The industry is concerned about how MSHA will regulate Silica levels and the worker’s environment. It is virtually impossible to control Silica in the workplace. They use PPE but increase Silicosis, and the industry does not require PPE, increasing exposure. No one knows what the rule will look like. It is safe to say that nothing will happen until MSHA gets an Assistant Secretary.

Powered Haulage Safety Initiative

MSHA powered haulage safety

About half of all U.S. mining fatalities in recent years – including 13 of the 27 fatalities in 2018 – were due to accidents involving powered haulage. That classification includes mobile equipment, conveyor systems, and anything else under power that hauls people or materials.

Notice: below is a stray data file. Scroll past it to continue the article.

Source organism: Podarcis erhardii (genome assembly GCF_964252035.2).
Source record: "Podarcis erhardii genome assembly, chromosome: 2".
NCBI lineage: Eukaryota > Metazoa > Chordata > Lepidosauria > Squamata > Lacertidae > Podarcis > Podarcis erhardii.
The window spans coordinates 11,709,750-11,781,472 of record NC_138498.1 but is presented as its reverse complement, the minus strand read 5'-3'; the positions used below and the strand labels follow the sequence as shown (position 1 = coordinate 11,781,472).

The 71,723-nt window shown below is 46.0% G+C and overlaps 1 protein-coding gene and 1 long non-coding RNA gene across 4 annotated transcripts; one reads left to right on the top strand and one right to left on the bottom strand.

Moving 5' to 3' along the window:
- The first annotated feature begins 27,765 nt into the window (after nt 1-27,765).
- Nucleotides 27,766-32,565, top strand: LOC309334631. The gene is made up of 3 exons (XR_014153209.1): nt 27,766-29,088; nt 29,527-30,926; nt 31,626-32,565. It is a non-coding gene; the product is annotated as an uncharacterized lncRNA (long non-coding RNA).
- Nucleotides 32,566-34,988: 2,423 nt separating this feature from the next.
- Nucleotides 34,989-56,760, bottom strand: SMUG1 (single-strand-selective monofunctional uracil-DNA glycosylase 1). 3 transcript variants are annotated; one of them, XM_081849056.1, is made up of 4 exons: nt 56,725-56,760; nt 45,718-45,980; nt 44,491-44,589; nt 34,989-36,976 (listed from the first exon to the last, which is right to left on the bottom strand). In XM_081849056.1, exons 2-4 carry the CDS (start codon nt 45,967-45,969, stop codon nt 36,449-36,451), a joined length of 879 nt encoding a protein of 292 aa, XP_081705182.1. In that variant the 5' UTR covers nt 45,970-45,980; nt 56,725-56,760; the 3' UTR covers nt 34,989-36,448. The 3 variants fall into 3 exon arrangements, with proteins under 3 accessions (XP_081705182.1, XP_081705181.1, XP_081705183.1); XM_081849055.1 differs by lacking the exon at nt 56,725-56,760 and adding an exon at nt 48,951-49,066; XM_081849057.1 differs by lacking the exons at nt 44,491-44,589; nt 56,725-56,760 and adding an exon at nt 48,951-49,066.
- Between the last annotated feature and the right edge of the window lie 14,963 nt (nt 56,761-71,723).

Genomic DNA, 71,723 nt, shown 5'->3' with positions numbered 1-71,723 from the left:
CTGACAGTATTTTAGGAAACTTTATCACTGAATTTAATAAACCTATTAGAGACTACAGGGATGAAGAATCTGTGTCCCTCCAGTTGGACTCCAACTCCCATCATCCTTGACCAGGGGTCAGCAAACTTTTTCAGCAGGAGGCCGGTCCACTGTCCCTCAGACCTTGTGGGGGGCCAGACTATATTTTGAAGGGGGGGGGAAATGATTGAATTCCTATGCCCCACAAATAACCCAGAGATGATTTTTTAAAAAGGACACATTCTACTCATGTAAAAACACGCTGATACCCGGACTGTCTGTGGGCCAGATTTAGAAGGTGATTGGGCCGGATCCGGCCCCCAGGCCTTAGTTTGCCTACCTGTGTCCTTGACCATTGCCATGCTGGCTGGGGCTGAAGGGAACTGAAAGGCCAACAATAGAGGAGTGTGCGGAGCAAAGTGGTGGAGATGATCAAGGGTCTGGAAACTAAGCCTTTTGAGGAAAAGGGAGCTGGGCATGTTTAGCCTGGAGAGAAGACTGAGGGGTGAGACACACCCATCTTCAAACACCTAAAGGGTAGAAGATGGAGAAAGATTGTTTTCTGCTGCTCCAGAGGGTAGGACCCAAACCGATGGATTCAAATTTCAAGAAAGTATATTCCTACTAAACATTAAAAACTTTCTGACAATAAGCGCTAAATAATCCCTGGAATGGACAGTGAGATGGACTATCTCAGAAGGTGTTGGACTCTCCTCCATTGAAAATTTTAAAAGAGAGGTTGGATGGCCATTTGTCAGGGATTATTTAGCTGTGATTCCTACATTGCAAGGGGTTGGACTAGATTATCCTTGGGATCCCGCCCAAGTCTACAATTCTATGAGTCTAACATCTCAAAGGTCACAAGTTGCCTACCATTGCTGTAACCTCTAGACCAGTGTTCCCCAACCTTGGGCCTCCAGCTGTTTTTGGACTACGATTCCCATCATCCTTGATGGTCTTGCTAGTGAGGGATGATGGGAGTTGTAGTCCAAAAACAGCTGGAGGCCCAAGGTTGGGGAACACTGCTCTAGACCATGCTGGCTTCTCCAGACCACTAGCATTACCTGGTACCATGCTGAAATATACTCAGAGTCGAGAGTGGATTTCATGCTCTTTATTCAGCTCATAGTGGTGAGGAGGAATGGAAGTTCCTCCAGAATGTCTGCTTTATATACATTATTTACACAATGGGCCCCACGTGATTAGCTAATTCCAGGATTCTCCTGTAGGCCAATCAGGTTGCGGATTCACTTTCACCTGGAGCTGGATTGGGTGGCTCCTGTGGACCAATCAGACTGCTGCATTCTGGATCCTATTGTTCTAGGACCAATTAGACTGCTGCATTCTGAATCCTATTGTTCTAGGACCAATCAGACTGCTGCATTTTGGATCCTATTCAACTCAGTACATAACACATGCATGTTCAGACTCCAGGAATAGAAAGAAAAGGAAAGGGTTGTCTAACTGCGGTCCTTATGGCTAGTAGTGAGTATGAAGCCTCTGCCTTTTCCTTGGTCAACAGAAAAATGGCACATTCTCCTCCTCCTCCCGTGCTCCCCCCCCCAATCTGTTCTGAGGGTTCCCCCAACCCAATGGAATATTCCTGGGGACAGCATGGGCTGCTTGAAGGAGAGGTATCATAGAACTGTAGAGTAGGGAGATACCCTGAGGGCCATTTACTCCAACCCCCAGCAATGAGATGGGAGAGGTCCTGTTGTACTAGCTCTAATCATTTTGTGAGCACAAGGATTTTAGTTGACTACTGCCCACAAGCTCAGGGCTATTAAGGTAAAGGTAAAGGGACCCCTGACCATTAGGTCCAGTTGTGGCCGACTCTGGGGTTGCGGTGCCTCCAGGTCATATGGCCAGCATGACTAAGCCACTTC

MSHA has made the prevention of powered haulage accidents a priority, with an initial focus on three areas: mobile equipment at surface mines, seat belt usage, and conveyor belt safety. Materials on this and related web pages support the powered haulage safety initiative.

The rulemaking process is incomplete and unpublished at this point. The new administration is left with an incomplete rule. We do not know what the new administration will do with the rule. Crystalline silica may be address before powered haulage.

Catamount Consulting: OSHA and MSHA

Catamount Consulting provides experienced, high-quality construction and mining safety professionals for short or long-term onsite safety service assignments. Contact us to schedule a time to talk about your organization and how Catamount Consulting can help you understand the new administration’s impact on OSHA and MSHA rules and regulations.

To view the webinar Regulation & Compliance 2021